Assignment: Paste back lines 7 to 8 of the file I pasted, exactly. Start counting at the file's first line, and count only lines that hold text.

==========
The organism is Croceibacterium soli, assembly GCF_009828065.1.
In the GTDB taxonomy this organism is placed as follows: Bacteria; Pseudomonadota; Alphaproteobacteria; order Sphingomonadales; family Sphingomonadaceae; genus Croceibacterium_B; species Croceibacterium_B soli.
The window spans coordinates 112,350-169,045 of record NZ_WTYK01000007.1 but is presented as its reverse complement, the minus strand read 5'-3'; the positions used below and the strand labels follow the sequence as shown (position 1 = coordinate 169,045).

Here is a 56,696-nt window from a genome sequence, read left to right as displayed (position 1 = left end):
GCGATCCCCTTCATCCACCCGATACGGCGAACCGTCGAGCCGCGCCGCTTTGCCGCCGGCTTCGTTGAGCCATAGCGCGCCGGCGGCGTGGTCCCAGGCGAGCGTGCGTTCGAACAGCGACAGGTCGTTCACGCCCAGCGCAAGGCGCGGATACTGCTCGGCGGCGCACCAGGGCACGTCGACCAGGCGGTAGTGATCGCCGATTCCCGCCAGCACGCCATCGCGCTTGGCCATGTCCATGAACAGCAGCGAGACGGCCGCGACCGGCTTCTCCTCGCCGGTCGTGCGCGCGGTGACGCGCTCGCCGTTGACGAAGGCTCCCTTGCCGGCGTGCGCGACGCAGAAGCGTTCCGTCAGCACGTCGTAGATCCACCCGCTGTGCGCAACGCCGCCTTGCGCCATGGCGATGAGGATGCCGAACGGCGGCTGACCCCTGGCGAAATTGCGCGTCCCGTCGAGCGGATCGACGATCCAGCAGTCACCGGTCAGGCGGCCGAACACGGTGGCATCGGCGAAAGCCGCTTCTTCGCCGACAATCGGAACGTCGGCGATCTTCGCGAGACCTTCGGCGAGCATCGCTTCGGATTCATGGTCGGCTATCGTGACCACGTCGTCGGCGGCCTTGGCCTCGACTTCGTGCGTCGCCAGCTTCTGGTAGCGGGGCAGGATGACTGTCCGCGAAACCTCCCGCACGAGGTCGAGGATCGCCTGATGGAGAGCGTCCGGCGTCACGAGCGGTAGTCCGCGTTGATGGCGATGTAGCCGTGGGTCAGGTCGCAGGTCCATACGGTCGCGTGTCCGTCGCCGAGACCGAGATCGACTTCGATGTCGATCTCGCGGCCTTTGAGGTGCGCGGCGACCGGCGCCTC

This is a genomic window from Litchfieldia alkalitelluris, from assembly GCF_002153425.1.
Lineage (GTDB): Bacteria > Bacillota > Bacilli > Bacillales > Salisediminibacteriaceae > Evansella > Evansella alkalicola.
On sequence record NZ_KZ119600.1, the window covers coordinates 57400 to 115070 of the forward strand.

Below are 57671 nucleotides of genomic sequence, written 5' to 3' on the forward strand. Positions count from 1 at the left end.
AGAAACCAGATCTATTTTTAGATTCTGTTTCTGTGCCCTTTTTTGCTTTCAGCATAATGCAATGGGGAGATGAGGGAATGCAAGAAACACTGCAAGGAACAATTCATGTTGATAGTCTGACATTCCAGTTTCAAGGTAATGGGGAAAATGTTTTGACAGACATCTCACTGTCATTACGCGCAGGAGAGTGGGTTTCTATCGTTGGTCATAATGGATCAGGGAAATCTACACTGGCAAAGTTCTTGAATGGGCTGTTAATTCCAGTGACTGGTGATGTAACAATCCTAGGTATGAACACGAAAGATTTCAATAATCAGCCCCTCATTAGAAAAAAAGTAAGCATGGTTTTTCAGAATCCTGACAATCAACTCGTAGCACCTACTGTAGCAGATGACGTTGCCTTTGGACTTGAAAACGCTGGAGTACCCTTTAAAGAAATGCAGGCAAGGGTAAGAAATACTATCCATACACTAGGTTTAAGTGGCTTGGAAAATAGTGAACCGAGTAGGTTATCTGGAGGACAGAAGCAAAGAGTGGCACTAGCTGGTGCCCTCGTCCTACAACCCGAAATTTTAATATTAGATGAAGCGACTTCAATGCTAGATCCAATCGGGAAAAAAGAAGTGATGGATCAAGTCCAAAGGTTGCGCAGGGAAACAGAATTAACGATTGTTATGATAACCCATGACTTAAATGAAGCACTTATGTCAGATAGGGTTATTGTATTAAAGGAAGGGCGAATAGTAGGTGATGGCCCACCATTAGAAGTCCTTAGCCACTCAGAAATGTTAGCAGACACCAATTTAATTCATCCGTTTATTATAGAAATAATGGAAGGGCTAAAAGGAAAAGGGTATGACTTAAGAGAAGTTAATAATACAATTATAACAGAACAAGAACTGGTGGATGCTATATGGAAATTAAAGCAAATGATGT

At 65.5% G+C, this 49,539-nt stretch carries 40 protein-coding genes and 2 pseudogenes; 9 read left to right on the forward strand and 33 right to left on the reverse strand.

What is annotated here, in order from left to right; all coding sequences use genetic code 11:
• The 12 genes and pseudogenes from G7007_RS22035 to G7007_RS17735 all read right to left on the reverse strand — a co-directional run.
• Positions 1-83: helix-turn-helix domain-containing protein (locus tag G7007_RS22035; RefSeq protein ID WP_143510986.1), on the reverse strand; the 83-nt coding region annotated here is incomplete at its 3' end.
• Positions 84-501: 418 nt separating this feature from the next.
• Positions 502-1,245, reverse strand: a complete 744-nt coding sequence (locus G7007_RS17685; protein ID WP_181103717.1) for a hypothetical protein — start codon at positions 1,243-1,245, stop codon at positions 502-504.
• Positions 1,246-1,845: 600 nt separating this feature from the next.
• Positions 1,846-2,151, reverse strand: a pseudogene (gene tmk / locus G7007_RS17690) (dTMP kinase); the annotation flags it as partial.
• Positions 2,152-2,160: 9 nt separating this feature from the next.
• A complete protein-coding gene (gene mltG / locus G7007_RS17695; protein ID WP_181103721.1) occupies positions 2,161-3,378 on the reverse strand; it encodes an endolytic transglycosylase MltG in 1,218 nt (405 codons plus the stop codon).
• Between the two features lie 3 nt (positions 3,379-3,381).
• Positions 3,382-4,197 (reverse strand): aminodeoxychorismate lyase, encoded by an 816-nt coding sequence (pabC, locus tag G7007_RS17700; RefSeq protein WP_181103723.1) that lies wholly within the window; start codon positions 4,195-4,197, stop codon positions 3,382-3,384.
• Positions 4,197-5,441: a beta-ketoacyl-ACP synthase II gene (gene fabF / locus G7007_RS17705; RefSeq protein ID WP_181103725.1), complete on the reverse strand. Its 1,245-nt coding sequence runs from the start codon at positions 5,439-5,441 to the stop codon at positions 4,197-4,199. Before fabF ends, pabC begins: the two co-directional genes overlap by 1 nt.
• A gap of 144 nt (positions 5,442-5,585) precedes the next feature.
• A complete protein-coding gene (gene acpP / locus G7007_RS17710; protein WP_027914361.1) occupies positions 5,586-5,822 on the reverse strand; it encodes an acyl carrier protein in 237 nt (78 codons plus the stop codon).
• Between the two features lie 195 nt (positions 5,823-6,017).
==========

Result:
Lineage (GTDB): Bacteria > Bacillota > Bacilli > Bacillales > Salisediminibacteriaceae > Evansella > Evansella alkalicola.
On sequence record NZ_KZ119600.1, the window covers coordinates 57400 to 115070 of the forward strand.